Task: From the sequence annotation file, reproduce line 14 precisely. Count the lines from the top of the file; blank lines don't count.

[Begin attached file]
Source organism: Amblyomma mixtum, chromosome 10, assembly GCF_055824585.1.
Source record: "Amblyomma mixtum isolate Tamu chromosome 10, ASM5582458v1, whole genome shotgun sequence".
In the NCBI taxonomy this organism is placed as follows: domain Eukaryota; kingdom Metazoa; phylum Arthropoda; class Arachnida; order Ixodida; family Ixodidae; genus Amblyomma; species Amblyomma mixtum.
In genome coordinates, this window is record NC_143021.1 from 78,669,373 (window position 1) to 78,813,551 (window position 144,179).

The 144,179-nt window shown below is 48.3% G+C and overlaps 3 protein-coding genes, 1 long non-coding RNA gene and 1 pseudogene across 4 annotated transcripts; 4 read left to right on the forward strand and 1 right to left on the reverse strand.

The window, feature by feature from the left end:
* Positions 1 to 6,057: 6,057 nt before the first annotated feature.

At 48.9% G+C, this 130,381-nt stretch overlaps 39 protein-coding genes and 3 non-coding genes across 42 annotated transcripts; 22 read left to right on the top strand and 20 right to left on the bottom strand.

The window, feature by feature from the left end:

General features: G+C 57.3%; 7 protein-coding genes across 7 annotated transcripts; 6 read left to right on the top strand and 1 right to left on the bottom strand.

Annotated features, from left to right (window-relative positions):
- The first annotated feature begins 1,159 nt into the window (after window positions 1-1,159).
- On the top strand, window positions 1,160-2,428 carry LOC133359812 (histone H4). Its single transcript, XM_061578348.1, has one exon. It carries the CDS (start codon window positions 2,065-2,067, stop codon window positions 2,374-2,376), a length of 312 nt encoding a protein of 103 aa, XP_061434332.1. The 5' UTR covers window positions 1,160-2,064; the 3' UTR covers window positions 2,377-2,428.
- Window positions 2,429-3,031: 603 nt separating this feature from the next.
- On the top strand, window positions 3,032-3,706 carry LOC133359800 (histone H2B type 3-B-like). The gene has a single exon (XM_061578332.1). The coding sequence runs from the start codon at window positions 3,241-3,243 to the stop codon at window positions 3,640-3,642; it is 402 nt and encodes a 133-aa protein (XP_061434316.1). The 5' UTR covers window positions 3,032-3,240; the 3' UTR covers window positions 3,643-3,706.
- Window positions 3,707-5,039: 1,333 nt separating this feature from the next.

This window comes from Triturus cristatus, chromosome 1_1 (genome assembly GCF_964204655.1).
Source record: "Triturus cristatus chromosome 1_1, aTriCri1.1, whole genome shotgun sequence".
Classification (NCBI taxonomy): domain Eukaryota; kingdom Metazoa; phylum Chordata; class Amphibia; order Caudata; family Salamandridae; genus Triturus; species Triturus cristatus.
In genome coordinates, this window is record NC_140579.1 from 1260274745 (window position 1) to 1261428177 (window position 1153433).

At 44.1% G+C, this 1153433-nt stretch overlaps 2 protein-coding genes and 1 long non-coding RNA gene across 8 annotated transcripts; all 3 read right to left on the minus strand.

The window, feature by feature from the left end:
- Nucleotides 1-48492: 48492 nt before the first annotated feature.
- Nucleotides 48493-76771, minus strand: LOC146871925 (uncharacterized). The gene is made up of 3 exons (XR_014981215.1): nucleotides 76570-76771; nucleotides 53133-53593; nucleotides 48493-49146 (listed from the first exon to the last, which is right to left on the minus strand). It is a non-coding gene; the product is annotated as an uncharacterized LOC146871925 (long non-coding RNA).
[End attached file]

- Window positions 2,429-3,031: 603 nt separating this feature from the next.